CRS — Building Civilian Interagency Capacity for Missions Abroad: Key Proposals and Issues for Congress

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Building Civilian Interagency Capacity for Missions Abroad: Key Proposals and Issues for Congress (PDF)
Source: Congressional Research Service (via Federation of American Scientists)

Within the past two decades, prominent foreign policy organizations and foreign policy experts have perceived serious deficiencies in the authorities, organizations, and personnel used to conduct interagency missions that prevent the United States from exercising its power to full advantage. For the 112th Congress, proposals to address these problems may be of interest for their perceived potential not only to enhance performance, but also to save money by streamlining processes, encouraging interagency cooperation, and reducing duplication. These proposals also provide context for current legislation, including the Interagency Personnel Rotation Act of 2011 (S. 1268 and H.R. 2314), the Global Security Contingency Fund contained in the FY2012 National Defense Authorization Act (NDAA, Section 1207, H.R. 1540, as sent by Congress to the President on December 21, 2011), as well as in the House’s FY2012 Foreign Relations Authorization Act, Section 924, H.R. 2583. The FY2012 NDAA, as sent to the President, requires the President to submit to Congress a “whole-of-government” implementation plan (Section 1072, H.R. 1540).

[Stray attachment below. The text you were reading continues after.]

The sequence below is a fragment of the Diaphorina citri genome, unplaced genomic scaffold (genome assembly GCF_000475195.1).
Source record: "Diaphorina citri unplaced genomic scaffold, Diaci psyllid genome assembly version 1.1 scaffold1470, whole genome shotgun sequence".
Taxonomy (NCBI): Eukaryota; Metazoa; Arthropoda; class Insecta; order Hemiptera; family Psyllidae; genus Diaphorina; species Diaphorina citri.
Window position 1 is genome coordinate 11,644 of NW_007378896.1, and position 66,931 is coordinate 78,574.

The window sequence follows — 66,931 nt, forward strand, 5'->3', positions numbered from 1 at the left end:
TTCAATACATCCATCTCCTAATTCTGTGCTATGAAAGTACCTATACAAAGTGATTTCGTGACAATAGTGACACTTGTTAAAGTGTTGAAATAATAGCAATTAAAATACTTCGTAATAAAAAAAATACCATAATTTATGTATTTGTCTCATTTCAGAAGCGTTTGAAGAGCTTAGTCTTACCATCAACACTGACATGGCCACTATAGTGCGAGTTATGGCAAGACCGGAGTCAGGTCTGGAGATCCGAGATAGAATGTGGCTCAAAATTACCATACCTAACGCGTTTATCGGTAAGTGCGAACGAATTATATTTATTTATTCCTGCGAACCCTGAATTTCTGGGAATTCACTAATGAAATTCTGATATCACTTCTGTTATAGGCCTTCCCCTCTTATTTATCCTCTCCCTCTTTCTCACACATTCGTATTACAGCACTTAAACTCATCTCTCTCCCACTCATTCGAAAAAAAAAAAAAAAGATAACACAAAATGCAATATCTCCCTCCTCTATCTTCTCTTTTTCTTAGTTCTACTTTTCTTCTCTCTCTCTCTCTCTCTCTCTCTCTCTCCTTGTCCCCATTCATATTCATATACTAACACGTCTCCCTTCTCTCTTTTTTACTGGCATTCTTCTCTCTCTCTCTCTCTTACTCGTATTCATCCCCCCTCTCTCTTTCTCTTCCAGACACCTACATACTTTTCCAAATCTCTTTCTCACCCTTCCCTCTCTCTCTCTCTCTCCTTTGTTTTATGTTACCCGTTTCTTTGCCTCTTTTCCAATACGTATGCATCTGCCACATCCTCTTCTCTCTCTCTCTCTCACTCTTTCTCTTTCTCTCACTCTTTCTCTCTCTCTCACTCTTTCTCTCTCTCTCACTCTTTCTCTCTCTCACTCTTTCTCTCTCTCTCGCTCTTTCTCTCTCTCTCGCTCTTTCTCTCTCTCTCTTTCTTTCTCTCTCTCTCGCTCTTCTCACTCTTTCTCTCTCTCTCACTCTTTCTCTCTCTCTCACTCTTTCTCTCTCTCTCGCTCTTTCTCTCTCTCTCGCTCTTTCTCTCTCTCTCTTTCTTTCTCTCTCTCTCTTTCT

Despite a growing perception during the 1990s that reforms were needed to foster interagency cooperation in missions abroad, it was not until the terrorist attacks on the United States of September 11, 2001, during the presidency of George W. Bush, and subsequent U.S. military interventions that the need became urgent enough to result in significant changes. The earlier first steps of the Clinton Administration toward interagency reform were in short order embraced and then expanded by the Bush Administration, which also implemented reforms of its own. The Barack H. Obama Administration has endorsed these changes and undertaken some of its own.